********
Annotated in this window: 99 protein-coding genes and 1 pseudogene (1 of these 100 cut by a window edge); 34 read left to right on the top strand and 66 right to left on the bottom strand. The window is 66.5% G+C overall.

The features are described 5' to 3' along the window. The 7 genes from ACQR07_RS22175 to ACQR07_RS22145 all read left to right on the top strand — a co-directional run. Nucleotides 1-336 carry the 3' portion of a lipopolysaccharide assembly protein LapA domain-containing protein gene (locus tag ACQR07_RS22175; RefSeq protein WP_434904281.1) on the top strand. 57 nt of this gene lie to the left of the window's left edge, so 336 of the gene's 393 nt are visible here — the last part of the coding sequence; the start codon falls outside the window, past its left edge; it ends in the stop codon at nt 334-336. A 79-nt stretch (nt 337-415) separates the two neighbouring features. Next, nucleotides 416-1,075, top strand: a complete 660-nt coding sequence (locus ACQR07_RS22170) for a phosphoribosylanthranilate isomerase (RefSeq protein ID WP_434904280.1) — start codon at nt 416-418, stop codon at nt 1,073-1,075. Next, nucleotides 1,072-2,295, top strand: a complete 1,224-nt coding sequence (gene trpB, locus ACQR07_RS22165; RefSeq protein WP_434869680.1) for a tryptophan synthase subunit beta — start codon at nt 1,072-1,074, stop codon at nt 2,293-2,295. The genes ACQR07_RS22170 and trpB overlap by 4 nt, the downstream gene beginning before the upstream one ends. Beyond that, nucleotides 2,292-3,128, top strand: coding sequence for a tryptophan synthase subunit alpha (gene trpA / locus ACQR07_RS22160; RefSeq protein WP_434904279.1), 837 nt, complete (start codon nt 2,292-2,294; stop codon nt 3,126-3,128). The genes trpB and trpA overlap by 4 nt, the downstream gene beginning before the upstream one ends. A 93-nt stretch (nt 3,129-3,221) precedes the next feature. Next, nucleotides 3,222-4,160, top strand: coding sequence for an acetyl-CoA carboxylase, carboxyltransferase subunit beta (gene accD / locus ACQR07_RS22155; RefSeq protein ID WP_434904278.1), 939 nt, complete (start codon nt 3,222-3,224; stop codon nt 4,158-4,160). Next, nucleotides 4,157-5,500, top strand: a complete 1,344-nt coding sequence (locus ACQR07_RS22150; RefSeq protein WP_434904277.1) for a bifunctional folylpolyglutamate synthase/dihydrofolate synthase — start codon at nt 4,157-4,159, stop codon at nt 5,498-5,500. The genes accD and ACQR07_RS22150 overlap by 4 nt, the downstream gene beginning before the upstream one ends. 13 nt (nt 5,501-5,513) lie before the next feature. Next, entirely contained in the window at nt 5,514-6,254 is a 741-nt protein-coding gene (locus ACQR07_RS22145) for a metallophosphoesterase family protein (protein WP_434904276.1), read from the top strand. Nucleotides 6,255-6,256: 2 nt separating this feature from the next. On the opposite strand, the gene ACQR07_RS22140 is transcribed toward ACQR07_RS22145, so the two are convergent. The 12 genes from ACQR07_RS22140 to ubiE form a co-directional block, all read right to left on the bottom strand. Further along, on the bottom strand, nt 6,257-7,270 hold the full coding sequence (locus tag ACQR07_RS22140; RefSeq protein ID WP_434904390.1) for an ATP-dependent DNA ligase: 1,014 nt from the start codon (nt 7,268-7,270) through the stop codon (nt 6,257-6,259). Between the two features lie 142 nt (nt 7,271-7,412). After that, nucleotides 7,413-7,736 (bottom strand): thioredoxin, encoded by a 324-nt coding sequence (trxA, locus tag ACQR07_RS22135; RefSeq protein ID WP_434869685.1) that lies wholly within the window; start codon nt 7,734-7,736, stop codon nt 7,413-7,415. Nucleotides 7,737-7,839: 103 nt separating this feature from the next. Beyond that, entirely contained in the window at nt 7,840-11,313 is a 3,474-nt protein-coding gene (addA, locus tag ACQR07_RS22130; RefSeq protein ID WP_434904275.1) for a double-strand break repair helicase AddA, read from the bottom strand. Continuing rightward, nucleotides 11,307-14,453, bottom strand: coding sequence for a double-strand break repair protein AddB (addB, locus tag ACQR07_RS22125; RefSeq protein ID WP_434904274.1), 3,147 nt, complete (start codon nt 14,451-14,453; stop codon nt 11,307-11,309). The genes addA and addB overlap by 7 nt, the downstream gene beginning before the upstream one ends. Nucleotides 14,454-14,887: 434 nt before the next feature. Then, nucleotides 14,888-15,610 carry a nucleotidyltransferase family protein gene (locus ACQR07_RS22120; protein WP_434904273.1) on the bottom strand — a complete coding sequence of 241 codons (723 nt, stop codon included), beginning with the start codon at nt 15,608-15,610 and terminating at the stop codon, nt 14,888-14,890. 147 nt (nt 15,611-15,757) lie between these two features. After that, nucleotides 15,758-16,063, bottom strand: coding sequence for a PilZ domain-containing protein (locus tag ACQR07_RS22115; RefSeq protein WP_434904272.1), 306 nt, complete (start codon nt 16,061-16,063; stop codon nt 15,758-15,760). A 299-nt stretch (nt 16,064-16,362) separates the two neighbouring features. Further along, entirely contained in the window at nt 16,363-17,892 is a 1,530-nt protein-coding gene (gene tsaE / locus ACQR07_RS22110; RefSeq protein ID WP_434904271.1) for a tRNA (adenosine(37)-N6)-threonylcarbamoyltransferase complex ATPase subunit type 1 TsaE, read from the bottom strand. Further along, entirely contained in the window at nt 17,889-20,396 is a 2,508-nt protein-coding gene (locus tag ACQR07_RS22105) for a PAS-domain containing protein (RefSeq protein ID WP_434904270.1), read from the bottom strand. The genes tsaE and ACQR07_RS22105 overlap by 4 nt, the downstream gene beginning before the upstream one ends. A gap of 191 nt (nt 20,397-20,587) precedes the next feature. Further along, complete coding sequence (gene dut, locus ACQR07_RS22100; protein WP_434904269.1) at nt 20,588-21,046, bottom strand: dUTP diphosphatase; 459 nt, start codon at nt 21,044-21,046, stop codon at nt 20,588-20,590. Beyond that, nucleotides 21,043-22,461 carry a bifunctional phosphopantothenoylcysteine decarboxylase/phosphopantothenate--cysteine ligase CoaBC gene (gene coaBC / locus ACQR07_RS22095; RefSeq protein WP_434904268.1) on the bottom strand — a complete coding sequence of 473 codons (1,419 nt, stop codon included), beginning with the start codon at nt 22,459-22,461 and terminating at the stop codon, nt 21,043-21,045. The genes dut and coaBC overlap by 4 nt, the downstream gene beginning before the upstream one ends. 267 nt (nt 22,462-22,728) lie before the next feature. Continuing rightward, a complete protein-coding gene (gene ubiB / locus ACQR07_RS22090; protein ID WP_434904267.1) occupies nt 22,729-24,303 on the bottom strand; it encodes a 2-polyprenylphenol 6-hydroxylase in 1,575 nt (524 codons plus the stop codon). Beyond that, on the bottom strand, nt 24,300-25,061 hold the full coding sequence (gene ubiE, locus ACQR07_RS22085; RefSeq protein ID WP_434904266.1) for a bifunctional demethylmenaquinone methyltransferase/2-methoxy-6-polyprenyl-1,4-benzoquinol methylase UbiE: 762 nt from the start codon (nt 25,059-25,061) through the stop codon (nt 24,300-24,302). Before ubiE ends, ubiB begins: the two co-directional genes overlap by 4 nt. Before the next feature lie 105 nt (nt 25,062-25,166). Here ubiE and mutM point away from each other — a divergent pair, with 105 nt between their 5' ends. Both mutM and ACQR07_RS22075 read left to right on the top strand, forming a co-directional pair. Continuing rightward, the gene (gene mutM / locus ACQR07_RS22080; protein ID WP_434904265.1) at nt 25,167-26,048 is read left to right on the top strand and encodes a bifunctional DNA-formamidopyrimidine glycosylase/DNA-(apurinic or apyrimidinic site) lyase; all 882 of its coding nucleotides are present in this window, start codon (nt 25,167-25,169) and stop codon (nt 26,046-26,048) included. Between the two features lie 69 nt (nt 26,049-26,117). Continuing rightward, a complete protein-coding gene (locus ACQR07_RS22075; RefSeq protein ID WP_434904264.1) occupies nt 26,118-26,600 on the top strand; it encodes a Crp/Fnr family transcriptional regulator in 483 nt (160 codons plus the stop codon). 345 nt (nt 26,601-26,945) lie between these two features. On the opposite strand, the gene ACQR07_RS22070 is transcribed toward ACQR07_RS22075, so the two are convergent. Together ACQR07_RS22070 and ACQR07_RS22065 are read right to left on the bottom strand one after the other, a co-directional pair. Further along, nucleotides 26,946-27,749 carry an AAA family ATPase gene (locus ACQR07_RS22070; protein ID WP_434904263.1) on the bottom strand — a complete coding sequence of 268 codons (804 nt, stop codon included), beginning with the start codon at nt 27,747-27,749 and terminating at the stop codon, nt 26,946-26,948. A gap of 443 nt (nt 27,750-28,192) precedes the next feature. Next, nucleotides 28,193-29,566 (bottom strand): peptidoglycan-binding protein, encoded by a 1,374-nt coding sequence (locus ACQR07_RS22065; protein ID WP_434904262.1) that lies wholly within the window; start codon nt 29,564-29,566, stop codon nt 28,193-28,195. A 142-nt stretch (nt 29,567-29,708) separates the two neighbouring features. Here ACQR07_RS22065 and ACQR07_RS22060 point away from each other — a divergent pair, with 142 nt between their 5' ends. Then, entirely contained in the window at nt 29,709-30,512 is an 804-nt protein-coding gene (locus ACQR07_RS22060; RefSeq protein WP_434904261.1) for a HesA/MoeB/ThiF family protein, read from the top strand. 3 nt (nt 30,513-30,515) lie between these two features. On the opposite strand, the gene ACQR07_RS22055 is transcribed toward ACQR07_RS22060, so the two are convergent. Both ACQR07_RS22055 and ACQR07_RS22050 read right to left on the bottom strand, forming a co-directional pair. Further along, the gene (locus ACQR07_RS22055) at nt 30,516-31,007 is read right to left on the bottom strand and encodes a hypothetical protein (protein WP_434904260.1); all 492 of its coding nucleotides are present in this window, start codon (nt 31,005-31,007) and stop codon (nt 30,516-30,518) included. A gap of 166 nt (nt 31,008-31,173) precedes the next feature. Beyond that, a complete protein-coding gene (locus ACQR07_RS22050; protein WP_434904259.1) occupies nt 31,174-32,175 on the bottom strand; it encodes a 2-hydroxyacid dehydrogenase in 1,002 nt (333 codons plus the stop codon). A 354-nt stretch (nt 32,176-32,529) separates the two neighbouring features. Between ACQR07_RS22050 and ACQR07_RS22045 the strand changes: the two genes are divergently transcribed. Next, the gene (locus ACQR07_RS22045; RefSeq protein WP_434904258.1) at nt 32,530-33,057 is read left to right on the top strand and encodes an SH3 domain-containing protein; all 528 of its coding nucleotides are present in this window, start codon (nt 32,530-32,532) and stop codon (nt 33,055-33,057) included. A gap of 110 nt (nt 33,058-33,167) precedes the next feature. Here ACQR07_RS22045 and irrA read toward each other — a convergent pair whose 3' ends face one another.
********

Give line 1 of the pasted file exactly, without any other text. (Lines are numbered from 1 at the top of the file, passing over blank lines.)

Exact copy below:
Annotated in this window: 99 protein-coding genes and 1 pseudogene (1 of these 100 cut by a window edge); 34 read left to right on the top strand and 66 right to left on the bottom strand. The window is 66.5% G+C overall.